On language

Language is the best orthodontic tool. The language. The specialized English language that has been cultivated on the pages of orthodontic literature during the last one hundred years.

Two years ago, I started my blog with a question ‘Can we study orthodontics in a foreign language?’ I came to a negative conclusion then. I didn’t change my mind today. However, I want to share some thoughts on language again. Particularly on my mother tongue…

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A sculpture “Forward” by Erik Bulatov, a prominent Russian/Soviet non-conformist artist. Photo: courtesy to a/political and the artist

My first language is a sophisticated rapidly mutating at the moment tongue. It had been slowly evolving from the Old Church Slavonic up to the 19th century when it underwent turbulent changes that resulted in the emergence of a good portion of Russian classic literature. I am not a philologist of any sort, but I can’t help feeling that this progress has happened mostly due to the merits of one guy of Ethiopian origins, Alexander Pushkin. In 1817, he graduated from the Imperial Lyceum near Saint Petersburg, the main school for Russian nobility at the time. He then produced a colossal amount of literary work in a wide range of genres from folklore poetry to historical novels. He had an enormous influence on each and every Russian-speaking writer ever since, his birthday was chosen by UNESCO as the Russian language day. But what do we exactly celebrate on the 6th of June? A crystal clear and harmonious Pushkin’s grammar or a dull dialect we have been left with after 70 years of a Soviet linguistic experiment?

What do I dislike about Soviet dialect?

It is obvious for me, that Soviet dialect, a peculiar product of an unsuccessful cultural experiment carried behind the Iron Curtain, is still considered a standard in a post-Soviet world. But what is really wrong about it? In my opinion, its main handicap is the lack of focus. It has very vague structure, the sense is always dissolving, and continuous mindless borrowing of foreign words gradually worsen the situation.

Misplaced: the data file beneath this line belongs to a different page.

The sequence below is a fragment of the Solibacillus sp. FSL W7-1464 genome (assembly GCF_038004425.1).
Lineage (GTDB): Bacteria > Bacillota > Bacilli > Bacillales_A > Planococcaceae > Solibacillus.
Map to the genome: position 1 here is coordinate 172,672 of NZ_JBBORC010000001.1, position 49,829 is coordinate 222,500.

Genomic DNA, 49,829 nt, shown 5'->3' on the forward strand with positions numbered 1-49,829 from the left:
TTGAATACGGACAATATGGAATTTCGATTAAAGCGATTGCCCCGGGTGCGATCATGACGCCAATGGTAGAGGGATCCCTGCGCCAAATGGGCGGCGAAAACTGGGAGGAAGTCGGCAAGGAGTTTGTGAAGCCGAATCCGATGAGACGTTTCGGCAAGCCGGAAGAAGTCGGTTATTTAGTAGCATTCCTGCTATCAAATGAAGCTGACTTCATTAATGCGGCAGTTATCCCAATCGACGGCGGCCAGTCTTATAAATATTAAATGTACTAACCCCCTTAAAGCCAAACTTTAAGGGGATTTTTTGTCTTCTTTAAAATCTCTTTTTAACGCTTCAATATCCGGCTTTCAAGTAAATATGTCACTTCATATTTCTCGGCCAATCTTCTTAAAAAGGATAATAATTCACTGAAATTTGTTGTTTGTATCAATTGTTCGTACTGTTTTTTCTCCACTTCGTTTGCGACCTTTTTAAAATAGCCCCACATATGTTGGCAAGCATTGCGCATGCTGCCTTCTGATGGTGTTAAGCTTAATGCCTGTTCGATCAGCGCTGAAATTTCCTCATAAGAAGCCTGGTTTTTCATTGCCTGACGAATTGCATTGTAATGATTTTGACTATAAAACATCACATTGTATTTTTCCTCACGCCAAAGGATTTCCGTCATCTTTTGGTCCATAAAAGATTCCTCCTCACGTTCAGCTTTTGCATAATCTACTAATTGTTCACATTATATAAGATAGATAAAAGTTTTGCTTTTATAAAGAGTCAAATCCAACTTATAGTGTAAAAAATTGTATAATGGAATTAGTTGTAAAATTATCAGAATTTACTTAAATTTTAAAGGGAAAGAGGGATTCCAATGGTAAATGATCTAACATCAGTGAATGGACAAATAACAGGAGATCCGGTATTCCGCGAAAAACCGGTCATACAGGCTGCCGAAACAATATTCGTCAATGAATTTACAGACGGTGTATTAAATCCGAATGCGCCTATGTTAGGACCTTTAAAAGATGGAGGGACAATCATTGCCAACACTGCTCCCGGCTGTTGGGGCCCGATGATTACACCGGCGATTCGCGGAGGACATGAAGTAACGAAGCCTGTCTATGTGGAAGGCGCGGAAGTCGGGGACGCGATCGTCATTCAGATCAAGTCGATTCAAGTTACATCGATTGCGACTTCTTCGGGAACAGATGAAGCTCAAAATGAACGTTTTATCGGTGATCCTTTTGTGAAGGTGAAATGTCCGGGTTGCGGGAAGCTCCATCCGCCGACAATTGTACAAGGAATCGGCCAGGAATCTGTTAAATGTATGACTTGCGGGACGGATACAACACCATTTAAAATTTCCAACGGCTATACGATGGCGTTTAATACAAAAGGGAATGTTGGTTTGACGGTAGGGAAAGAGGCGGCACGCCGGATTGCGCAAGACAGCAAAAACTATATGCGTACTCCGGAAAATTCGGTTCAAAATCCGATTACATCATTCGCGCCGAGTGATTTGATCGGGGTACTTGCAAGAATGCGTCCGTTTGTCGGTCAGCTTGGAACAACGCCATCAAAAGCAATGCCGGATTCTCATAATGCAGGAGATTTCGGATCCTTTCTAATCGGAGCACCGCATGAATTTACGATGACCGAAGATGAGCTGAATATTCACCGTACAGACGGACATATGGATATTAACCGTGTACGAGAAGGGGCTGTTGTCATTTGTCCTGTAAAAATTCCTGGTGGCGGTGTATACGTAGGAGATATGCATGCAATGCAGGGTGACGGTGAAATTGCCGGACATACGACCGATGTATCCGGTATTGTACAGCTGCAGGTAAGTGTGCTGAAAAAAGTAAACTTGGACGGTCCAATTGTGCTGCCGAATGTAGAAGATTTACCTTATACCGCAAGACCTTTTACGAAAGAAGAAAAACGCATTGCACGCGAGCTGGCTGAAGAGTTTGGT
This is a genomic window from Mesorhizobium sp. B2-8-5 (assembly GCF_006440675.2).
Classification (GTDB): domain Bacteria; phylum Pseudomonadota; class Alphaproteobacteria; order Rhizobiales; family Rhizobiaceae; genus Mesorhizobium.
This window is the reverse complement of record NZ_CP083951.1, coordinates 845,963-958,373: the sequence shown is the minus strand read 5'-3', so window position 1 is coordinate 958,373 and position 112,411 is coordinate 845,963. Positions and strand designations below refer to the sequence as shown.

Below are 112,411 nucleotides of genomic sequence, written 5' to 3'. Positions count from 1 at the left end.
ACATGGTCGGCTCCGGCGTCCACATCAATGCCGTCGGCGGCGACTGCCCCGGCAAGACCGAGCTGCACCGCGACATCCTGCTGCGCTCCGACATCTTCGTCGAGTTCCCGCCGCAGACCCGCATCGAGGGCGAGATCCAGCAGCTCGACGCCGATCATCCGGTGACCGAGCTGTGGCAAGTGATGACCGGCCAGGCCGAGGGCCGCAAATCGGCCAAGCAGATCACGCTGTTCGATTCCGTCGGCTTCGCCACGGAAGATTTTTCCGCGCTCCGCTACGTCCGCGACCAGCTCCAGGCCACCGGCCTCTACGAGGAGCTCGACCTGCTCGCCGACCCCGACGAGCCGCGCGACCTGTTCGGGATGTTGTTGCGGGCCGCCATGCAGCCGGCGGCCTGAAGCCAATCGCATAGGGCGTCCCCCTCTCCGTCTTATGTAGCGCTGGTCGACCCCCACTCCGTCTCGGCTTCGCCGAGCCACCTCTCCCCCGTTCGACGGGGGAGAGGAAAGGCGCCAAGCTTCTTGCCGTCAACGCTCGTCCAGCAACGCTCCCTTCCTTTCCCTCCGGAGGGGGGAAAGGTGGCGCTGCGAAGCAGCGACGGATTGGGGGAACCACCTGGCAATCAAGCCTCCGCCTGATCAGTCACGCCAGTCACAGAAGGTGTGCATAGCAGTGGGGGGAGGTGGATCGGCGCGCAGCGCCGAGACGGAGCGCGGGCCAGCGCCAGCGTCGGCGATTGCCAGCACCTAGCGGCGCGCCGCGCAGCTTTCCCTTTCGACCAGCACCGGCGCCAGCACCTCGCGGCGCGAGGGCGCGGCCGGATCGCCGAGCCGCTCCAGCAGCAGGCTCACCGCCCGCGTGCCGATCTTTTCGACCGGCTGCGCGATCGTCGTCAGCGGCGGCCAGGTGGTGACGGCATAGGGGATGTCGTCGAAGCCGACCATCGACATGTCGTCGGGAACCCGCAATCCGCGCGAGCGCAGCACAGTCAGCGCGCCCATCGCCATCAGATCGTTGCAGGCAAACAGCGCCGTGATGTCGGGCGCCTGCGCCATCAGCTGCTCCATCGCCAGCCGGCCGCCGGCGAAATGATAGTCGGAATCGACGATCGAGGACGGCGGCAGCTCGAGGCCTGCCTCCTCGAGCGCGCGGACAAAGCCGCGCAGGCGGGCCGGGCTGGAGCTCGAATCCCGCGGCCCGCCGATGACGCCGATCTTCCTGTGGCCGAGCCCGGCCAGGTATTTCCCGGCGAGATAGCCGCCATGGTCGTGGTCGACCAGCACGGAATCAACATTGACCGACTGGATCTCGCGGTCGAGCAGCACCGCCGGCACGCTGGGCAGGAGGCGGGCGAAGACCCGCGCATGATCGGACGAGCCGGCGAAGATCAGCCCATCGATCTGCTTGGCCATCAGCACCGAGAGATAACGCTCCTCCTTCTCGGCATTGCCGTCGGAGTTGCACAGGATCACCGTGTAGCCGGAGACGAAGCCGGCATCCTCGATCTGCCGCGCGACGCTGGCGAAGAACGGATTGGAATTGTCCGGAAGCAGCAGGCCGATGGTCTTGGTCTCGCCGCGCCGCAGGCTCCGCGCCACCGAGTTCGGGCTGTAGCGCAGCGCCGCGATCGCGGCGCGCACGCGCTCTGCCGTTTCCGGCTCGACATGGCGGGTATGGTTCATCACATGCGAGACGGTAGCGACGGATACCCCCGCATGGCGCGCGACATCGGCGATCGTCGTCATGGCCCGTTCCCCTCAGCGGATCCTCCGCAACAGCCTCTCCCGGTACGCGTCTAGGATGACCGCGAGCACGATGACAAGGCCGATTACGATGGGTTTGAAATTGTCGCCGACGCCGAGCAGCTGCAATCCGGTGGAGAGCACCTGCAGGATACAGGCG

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A sculpture by Erik Bulatov. Depending on intonation this phrase can mean both “Everything is not that frightening” and “Everything is wrong, this is frightening”. Photo: courtesy to a/political and the artist

I think we are dealing with a remote after-effect of a censorship. For decades, official language had not been naturally evolving, free press was banned, and independent literature had been surviving only in the form of Samizdat, an underground hand-crafted magazine. I can’t stop feeling that this is the reason why when I read or listen to Russian media today I can see and hear nothing but a Cyrillic noise…

To the point

Now it is time to give some examples relevant to orthodontics. The thing we value the most in our specialty is certainty. We want to know for certain where we are going and how to get there. As a result, we need a clear vocabulary for directions along the way. The absence of a useful vocabulary is a sure failure.

The words of spatial arrangement are essential in orthodontics. We have plenty of them to describe teeth movements in English: proclination, retroclination, tip, tilt, etc. In Russian there is the only word for all these movements: наклон (“naklon”). That’s it. Now please add here poorly translated orthodontic books, a constant confusion with the names of orthodontic instruments and, of course, the absence of any orthodontic program taught in English. Voila, now you know why Russians never smile.

Do we have a solution?

I first wrote about possible solutions two years ago in the Young Russian Orthodontists Manifesto. The pivotal point of which was the establishment of a good graduate program in English that will meet the guidelines by the World Federation of Orthodontists (WFO), which when should be accompanied by an integration with western institutions such as orthodontic boards and the WFO itself. Of course, it is a complicated and tedious journey that requires serious funds.

By now, I think it would be great if we at least stop calling our specialty orthodontiya. It is against both grammar rules of Russian language and contemporary evidence-based approach.

I want to finish this post with a quote from a prominent 20th century Russian language scholar, a linguist Dietmar Rozenthal:

“The names of exact sciences as physics and mathematics should be translated into Russian with a suffix ‘-ika’: “physika”, “matematika”. We should not use suffix ‘-iya’ for this matter. This one is more appropriate for the endings of the names of social phenomena or medical conditions: “collectivizaciya” (collectivization), “miopiya” (myopia)…”

I don’t state here that orthodotiya is a disease, let it be a social phenomenon. However, I hope that one day it will have been finally transformed into orthodontics, an evidence-based exact science. The first step to make this happen is to embrace the language, the specialized English language…

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